FOOD and other perishable items would come to mind whenever I hear and see the word “shelf life.” My perception of the word, however, changed after conducting an interview with the sweet and friendly DJ Kelly of 103.5 MAX FM.
In our 45-minute conversation, I asked Kelly what prompted her to get into radio and what kept her there for 15 long years. She shared her account and listening to it, I noticed she would always give herself only five years to work in a company.
“See my shelf life is five years. In five years, you would have done everything. You would have interviewed anyone.”
Those were the exact words of Kelly who has worked in five different radio stations. As I recall what she said, I can’t help but wonder what I’d probably be writing about by now had I set a time frame for my writing career, too. While a lot of my friends would jump ship whenever they feel like it, it took me eight years to leave my previous job where all I did was write about the activities and lives of showbiz personalities. It became my comfort zone and it’s only when I finally left that I realized I’ve been missing out on a lot of more exciting writing avenues.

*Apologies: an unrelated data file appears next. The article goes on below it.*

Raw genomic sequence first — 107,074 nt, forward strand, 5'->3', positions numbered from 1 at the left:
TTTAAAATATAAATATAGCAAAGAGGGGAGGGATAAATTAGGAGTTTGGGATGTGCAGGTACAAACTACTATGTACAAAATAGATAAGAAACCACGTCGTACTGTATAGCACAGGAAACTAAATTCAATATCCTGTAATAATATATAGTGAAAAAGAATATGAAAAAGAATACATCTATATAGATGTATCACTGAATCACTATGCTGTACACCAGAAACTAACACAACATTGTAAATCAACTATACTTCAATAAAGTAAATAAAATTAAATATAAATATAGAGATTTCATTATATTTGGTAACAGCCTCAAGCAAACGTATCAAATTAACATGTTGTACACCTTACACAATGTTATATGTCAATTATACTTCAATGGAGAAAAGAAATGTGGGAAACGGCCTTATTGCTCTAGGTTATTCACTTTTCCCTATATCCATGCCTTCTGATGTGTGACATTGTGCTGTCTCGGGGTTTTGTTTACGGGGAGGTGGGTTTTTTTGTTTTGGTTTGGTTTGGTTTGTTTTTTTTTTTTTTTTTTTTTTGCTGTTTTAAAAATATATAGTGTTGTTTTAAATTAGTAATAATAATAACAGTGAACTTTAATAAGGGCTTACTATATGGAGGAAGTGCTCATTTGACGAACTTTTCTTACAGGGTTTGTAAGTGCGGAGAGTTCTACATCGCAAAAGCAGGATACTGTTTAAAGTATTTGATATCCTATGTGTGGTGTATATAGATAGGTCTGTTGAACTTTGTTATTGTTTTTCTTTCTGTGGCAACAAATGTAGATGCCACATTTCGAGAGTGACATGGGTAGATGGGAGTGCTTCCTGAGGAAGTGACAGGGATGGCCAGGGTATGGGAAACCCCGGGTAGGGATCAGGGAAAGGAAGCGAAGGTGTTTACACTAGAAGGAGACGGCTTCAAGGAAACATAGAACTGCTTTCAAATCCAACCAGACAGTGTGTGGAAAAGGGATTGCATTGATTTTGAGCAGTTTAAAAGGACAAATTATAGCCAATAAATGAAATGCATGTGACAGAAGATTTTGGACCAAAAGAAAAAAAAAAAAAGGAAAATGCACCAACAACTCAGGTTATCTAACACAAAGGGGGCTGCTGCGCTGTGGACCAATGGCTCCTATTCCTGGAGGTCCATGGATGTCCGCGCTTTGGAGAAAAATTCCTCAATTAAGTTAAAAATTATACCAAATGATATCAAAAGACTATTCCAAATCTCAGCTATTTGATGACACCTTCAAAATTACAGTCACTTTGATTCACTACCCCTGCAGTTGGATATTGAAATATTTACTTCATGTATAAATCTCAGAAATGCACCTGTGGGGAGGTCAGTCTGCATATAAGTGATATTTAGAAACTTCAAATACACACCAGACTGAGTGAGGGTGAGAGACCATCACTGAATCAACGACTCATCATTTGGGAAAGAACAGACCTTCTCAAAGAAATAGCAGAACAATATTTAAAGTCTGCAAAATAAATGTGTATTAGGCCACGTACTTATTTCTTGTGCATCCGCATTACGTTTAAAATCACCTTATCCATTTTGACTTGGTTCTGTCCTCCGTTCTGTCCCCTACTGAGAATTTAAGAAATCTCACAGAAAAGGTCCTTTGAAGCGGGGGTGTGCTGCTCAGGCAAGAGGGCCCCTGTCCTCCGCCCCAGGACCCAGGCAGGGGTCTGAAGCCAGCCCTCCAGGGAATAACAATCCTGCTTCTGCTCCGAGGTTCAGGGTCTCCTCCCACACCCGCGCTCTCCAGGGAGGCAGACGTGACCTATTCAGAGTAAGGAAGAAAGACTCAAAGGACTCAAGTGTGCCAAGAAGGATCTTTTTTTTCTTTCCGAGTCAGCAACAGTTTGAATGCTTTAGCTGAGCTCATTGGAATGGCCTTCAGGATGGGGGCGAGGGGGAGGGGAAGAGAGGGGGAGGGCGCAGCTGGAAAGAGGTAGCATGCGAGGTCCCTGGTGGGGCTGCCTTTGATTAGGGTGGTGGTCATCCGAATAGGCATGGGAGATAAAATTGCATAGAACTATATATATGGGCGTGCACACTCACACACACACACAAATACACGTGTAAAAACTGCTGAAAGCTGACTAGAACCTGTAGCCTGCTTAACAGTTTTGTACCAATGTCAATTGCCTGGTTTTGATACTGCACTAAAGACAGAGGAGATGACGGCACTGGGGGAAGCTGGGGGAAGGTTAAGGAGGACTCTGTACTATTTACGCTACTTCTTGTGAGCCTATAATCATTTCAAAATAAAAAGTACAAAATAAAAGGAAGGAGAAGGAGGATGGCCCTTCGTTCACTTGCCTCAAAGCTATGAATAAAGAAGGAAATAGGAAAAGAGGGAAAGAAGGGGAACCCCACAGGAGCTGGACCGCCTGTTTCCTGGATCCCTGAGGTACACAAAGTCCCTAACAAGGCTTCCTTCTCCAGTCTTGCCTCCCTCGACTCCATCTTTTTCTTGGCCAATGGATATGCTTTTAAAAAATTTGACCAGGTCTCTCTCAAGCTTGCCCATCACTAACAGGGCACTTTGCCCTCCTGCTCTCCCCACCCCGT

If having a shelf life in one’s career is important then I guess I’m an expired commodity.
Aside from one’s career, where else can one apply the term shelf life? Is it appropriate for relationships? Let’s say you’ve been going out with your guy for five years already and in that span of time not once did he pop the question, are you staying or leaving?
Ahh… Don’t mind the paragraph before this. I just wanted to move away from the topic of career so I shifted to another subject.
It’s been about shifting gears for me this past week. I think I’m just having that HCH Syndrome again.